End the Mandate

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Last
week I introduced a very important piece of legislation that I hope
will gain as much or more support as my Audit the Fed bill. HR 4995,
the End the Mandate Act will repeal provisions of the newly passed
health insurance reform bill that give the government the power
to force Americans to purchase government-approved health insurance.

The whole bill
is rotten, but this provision especially is a blatant violation
of the Constitution. Defenders claim the Congress’s constitutional
authority to regulate “interstate commerce” gives it the
power to do this. However, as Judge Andrew Napolitano and other
distinguished legal scholars and commentators have pointed out,
even the broadest definition of “regulating interstate commerce”
cannot reasonably encompass forcing Americans to engage in commerce
by purchasing health insurance. Not only is it unconstitutional;
it is a violation of the basic freedom to make our own decisions
regarding how best to meet the health care needs of ourselves and
our families.

The new law
requires Americans to have what is defined as “minimum essential
coverage.” Some people may claim that the requirement to have
“minimal essential coverage” does not impose an unreasonable
burden on Americans. There are two problems with this claim. First,
the very imposition of a health insurance mandate, no matter how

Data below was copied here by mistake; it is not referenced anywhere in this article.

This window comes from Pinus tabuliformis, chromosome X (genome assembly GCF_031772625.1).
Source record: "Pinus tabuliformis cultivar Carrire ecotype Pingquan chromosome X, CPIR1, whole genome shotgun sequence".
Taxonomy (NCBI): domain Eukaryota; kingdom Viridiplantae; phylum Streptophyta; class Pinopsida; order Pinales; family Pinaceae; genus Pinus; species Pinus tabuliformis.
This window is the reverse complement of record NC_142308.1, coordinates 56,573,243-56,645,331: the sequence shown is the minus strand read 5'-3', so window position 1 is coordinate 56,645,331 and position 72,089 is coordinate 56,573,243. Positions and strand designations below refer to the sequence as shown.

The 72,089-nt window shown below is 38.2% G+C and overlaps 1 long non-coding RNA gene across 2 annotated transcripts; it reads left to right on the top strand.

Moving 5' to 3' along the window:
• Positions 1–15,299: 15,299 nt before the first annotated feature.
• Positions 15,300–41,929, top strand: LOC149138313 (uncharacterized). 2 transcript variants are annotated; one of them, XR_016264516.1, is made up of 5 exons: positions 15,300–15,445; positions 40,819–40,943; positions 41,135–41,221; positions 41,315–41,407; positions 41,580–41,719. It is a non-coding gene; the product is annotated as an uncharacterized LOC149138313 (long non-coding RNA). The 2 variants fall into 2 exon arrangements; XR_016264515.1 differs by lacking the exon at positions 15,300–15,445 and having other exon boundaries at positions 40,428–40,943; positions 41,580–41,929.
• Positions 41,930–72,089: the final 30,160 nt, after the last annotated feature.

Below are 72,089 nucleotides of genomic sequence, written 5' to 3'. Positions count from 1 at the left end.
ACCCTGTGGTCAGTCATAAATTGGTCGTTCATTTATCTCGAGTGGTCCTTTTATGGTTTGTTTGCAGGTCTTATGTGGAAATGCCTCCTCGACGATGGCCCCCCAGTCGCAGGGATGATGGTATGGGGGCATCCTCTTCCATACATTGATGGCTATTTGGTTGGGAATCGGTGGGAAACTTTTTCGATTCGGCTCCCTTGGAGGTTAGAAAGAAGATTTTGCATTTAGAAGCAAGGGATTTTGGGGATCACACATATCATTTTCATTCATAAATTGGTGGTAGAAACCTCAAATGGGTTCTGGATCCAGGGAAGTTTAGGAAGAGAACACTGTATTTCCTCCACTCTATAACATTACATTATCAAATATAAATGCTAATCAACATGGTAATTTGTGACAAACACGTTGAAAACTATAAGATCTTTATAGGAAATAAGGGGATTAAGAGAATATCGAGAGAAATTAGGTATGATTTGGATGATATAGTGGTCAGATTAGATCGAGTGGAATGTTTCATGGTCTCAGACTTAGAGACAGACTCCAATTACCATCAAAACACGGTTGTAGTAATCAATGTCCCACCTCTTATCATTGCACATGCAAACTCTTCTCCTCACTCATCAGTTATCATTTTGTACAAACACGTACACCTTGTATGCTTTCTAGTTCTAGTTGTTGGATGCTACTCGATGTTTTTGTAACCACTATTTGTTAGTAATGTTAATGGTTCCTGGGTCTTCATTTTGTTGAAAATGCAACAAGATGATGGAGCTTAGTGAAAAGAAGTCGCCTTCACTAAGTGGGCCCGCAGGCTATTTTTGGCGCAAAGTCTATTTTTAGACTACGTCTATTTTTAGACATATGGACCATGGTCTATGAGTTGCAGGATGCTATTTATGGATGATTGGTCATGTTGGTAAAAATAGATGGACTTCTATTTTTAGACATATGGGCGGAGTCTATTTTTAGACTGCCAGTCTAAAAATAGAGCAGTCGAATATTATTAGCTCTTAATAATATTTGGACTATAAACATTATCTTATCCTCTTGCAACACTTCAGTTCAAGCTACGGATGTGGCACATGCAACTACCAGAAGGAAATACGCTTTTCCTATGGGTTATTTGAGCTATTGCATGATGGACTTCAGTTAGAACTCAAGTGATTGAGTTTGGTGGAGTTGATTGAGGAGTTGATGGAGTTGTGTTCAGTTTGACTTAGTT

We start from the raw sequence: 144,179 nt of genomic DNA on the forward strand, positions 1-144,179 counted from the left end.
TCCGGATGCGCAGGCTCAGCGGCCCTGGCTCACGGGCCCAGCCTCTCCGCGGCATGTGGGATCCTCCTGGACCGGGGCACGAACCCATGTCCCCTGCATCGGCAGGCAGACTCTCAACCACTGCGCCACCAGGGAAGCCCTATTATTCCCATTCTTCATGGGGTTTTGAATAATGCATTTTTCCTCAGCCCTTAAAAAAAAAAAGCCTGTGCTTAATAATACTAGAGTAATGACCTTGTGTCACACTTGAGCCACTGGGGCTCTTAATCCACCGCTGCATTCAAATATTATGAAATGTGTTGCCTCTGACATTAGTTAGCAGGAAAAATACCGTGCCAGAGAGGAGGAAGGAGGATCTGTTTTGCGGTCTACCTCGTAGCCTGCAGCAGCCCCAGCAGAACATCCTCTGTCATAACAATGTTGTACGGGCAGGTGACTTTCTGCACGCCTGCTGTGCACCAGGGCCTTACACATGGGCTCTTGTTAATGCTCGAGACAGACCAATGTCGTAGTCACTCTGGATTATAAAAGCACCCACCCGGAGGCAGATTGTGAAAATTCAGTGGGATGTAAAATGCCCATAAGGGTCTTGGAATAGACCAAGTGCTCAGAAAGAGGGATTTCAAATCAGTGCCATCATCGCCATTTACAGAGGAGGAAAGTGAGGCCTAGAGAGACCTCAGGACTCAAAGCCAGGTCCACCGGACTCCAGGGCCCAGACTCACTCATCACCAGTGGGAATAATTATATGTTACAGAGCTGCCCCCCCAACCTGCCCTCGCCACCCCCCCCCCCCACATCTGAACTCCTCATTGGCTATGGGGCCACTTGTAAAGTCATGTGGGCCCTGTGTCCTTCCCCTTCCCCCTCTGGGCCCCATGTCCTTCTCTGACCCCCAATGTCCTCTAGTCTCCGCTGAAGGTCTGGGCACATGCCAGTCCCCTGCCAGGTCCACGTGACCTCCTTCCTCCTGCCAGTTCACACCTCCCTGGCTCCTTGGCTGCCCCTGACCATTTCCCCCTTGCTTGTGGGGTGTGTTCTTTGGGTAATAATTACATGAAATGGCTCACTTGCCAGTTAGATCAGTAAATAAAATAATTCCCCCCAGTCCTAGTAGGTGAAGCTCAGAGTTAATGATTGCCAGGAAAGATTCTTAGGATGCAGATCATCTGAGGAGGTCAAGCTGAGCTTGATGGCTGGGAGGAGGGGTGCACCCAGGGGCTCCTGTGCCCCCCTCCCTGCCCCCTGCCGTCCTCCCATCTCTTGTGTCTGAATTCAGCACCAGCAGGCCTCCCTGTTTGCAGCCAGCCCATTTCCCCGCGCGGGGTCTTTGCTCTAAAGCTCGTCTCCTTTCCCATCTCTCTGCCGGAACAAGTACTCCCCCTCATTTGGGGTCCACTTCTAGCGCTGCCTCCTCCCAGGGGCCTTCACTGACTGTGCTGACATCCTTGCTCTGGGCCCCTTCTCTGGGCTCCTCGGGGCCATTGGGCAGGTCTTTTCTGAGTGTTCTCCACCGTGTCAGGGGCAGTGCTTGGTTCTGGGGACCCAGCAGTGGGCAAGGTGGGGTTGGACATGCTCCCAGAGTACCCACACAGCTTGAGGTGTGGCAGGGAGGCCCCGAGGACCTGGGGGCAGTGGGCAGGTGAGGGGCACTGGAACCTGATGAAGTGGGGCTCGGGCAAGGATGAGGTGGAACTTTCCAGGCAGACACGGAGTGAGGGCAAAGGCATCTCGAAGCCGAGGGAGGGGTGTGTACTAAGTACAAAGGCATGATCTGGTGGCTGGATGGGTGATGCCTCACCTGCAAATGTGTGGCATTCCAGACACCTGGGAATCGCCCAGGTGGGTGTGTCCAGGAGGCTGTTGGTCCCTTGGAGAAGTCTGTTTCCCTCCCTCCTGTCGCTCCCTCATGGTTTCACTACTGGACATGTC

“minimal,” violates the principles of individual liberty
upon which this country was founded.

Second, the
mandate is unlikely to remain “minimal” for long. The
experience of states that allow their legislatures to mandate what
benefits health insurance plans must cover has shown that politicizing
health insurance inevitably makes it more expensive. As the cost
of government-mandated health insurance rises, Congress will likely
respond by increasing subsidies for more and more Americans, adding
astronomically to our debt burden. An insurance mandate undermines
the entire principle of what insurance is supposed to measure —
risk.

Another likely
response to rising costs is the imposition of price controls on
medical treatments, and limits on what procedures and treatments
mandatory insurance will have to reimburse. This is happening in
other countries where government is intrinsically involved in these
decisions and people suffer and die because of it.

This will only
increase the bottom line of the very insurers the legislation was
supposed to control. Meanwhile, alternate methods of healthcare
delivery and financing, such as concierge doctors, alternative medicine,
or physician-owned hospitals will be greatly harmed, if not put
out of business altogether, when the entire country is forced into
the insurance model. It will be difficult for families to come up
with extra money to pay for alternate healthcare of their choice
when their budget has been squeezed by this mandate to buy insurance.
This will in turn reduce competition for healthcare dollars. Health
insurers, like many other corporations in other industries, have
now used the legislative process anti-competitively to corner the
healthcare market. Instead of calling this socialized medicine,
we should call it corporatized medicine, since the reform is to
force us all into being customers of these corporations, whether
we like it or not.

Congress made
a grave error by forcing all Americans to purchase health insurance.
The mandate violates fundamental principles of individual liberty,
and will lead to further government involvement in health care.
It is time for legislation that fights back for the freedom of the
people on this issue. It is time to End the Mandate.

See
the Ron Paul File

April
20, 2010

Dr. Ron
Paul is a Republican member of Congress from Texas.

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